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J Psychopharmacol. 2005 Jan;19(1):21-8.

Noradrenergic blockade and numeric working memory in humans.

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  • 1Department of Psychiatry, University of Leipzig, Germany. um207@cam.ac.uk

Abstract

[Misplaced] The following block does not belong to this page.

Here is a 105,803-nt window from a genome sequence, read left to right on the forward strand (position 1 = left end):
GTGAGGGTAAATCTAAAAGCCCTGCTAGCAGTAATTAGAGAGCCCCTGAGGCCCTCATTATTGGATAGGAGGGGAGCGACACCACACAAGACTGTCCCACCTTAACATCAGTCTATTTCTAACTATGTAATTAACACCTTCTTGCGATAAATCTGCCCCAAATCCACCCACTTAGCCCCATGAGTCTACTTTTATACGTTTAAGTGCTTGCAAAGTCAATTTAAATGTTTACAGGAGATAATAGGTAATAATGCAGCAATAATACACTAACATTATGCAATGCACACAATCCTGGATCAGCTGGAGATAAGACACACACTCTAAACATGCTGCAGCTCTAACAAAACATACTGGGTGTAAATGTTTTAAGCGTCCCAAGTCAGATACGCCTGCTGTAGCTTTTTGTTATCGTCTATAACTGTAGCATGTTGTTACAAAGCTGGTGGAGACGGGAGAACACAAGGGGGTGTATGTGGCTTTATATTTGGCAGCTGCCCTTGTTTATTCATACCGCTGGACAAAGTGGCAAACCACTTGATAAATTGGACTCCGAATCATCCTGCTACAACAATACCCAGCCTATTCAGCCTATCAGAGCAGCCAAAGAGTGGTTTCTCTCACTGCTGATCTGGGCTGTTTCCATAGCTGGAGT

To investigate the noradrenergic modulation of working memory in humans single doses of two beta-blockers [either 25 mg of propranolol (lipophilic) or 50 mg of atenolol (hydrophilic)] or placebo were administered to young healthy volunteers (16 subjects per drug condition) performing a numerical working memory task that requires either short-term maintenance or maintenance plus manipulation of visually presented four-number sequences. Higher manipulation costs (i.e. process-specific slowing of reaction times in the manipulation conditions compared to the control condition) were observed after propranolol but not after atenolol. The propranolol effect was mainly observed in subjects with low emotional arousal (i.e. low state anxiety rating at baseline). Because both beta-blockers induced a comparable decrease of blood pressure and pulse, the propranolol effect on the 'working component' of working memory is considered to be a central, presumably prefrontal one.

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